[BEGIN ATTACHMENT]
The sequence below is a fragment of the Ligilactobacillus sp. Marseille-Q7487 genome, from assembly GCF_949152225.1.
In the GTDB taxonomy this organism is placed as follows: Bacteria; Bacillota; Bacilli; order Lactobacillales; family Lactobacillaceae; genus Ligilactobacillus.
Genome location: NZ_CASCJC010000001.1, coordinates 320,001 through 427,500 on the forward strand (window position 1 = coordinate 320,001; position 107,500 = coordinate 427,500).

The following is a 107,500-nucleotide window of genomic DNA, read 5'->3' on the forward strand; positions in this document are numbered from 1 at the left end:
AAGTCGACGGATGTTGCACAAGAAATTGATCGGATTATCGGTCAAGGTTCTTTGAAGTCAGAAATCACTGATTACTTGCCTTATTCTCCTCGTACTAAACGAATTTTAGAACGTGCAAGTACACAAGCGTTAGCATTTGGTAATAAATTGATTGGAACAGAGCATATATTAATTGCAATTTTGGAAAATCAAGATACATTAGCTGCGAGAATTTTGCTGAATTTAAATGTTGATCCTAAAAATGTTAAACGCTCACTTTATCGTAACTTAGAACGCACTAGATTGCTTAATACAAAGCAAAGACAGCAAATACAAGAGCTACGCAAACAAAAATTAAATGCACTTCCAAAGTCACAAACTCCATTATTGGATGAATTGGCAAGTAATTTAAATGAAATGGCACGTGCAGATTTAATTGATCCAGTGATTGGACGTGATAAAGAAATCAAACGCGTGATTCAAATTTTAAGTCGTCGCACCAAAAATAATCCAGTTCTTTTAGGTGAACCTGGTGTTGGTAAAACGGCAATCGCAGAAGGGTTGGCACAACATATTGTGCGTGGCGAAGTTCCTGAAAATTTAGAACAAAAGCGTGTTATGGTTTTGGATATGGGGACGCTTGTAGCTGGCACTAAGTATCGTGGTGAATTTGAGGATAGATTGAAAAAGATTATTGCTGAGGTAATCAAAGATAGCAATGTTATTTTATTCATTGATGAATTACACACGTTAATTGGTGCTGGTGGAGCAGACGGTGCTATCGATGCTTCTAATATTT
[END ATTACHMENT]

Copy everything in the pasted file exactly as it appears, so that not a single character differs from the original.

The sequence below is a fragment of the Ligilactobacillus sp. Marseille-Q7487 genome, from assembly GCF_949152225.1.
In the GTDB taxonomy this organism is placed as follows: Bacteria; Bacillota; Bacilli; order Lactobacillales; family Lactobacillaceae; genus Ligilactobacillus.
Genome location: NZ_CASCJC010000001.1, coordinates 320,001 through 427,500 on the forward strand (window position 1 = coordinate 320,001; position 107,500 = coordinate 427,500).

The following is a 107,500-nucleotide window of genomic DNA, read 5'->3' on the forward strand; positions in this document are numbered from 1 at the left end:
AAGTCGACGGATGTTGCACAAGAAATTGATCGGATTATCGGTCAAGGTTCTTTGAAGTCAGAAATCACTGATTACTTGCCTTATTCTCCTCGTACTAAACGAATTTTAGAACGTGCAAGTACACAAGCGTTAGCATTTGGTAATAAATTGATTGGAACAGAGCATATATTAATTGCAATTTTGGAAAATCAAGATACATTAGCTGCGAGAATTTTGCTGAATTTAAATGTTGATCCTAAAAATGTTAAACGCTCACTTTATCGTAACTTAGAACGCACTAGATTGCTTAATACAAAGCAAAGACAGCAAATACAAGAGCTACGCAAACAAAAATTAAATGCACTTCCAAAGTCACAAACTCCATTATTGGATGAATTGGCAAGTAATTTAAATGAAATGGCACGTGCAGATTTAATTGATCCAGTGATTGGACGTGATAAAGAAATCAAACGCGTGATTCAAATTTTAAGTCGTCGCACCAAAAATAATCCAGTTCTTTTAGGTGAACCTGGTGTTGGTAAAACGGCAATCGCAGAAGGGTTGGCACAACATATTGTGCGTGGCGAAGTTCCTGAAAATTTAGAACAAAAGCGTGTTATGGTTTTGGATATGGGGACGCTTGTAGCTGGCACTAAGTATCGTGGTGAATTTGAGGATAGATTGAAAAAGATTATTGCTGAGGTAATCAAAGATAGCAATGTTATTTTATTCATTGATGAATTACACACGTTAATTGGTGCTGGTGGAGCAGACGGTGCTATCGATGCTTCTAATATTT